Continue reading “Vintage Camera Flash Turned OLED Desk Clock”
Everyone seems to love word clocks. Maybe it’s the mystery of a blank surface lighting up to piece together the time in fuzzy format, or maybe it hearkens back to those “find-a-word” puzzles that idled away many an hour. Whatever it is, we see a lot of word clock builds, but there’s something especially about this diminutive PCB word clock that we find irresistible.
Like all fun projects, [sjm4306] found himself going through quite the design process with this one. The basic idea – using a PCB as the mask for the character array – is pretty clever. We’ve always found the laser-cut masks to be wanting, particularly in the characters with so-called counters, those enclosed spaces such as those in a capital A or Q that would be removed by a laser cutter. The character mask PCB [sjm4306] designed uses both the copper and a black solder mask to form the letters, which when lit by the array of SMD LEDs behind it glow a pleasing blue-green color against a dark background. Try as he might, though, the light from adjacent cells bled through, so he printed a stand that incorporates baffles for each LED. The clock looks great and even has some value-added modes, such as a falling characters display a la The Matrix, a Pong-like mode, and something that looks a bit like Tetris. Check out the video below for more details.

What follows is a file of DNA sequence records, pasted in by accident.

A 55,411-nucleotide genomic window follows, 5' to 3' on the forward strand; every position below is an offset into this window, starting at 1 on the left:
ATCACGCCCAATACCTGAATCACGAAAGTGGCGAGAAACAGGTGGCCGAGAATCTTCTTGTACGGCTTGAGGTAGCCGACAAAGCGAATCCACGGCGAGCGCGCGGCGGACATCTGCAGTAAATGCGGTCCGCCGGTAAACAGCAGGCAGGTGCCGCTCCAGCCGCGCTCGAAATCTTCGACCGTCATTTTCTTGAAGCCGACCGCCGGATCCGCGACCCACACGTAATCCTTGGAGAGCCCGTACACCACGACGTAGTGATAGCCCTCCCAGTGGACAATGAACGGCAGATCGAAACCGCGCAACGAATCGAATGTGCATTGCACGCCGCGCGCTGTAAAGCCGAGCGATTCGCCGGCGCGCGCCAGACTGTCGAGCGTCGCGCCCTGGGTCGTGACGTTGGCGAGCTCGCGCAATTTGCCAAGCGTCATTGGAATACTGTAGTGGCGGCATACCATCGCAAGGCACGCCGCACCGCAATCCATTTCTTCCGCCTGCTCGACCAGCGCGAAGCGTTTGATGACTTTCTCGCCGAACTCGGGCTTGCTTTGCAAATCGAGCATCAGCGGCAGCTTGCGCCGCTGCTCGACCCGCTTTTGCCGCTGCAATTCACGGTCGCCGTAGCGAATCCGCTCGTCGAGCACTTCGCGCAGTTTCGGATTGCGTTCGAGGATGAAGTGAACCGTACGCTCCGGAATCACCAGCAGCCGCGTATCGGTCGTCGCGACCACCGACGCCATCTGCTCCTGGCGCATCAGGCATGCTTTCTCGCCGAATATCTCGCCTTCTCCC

We’ve seen word clocks run afoul of the counter problem before, some that solved it by resorting to a stencil font, others that didn’t. We’re impressed by this solution, though, enough so that we hope [sjm4306] makes the PCB files available so we can build one.
Continue reading “LEDs Shine Through PCB On This Tiny Word Clock”
Elliot Williams and Mike Szczys look at all that’s happening in hackerdom. This week we dive deep into super-accurate clock chips, SPI and microcontroller trickery, a new (and cheap) part on the microcontroller block, touch-sensitive cloth, and taking a home X-ray to the third dimension. We’re saying our goodbyes to the magnificent A380, looking with skepticism on the V2V tech known as DSRC, and also trying to predict weather with automotive data. And finally, what’s the deal with that growing problem of electronic waste?
Links for all discussed on the show are found below. As always, join in the comments below as we’ll be watching those as we work on next week’s episode!
Direct download (88.7 MB)
Places to follow Hackaday podcasts:
Continue reading “Hackaday Podcast Ep 007 – Everything Microcontrollers, Deadly Clock Accuracy, CT X-Rays, Mountains Of E-Waste”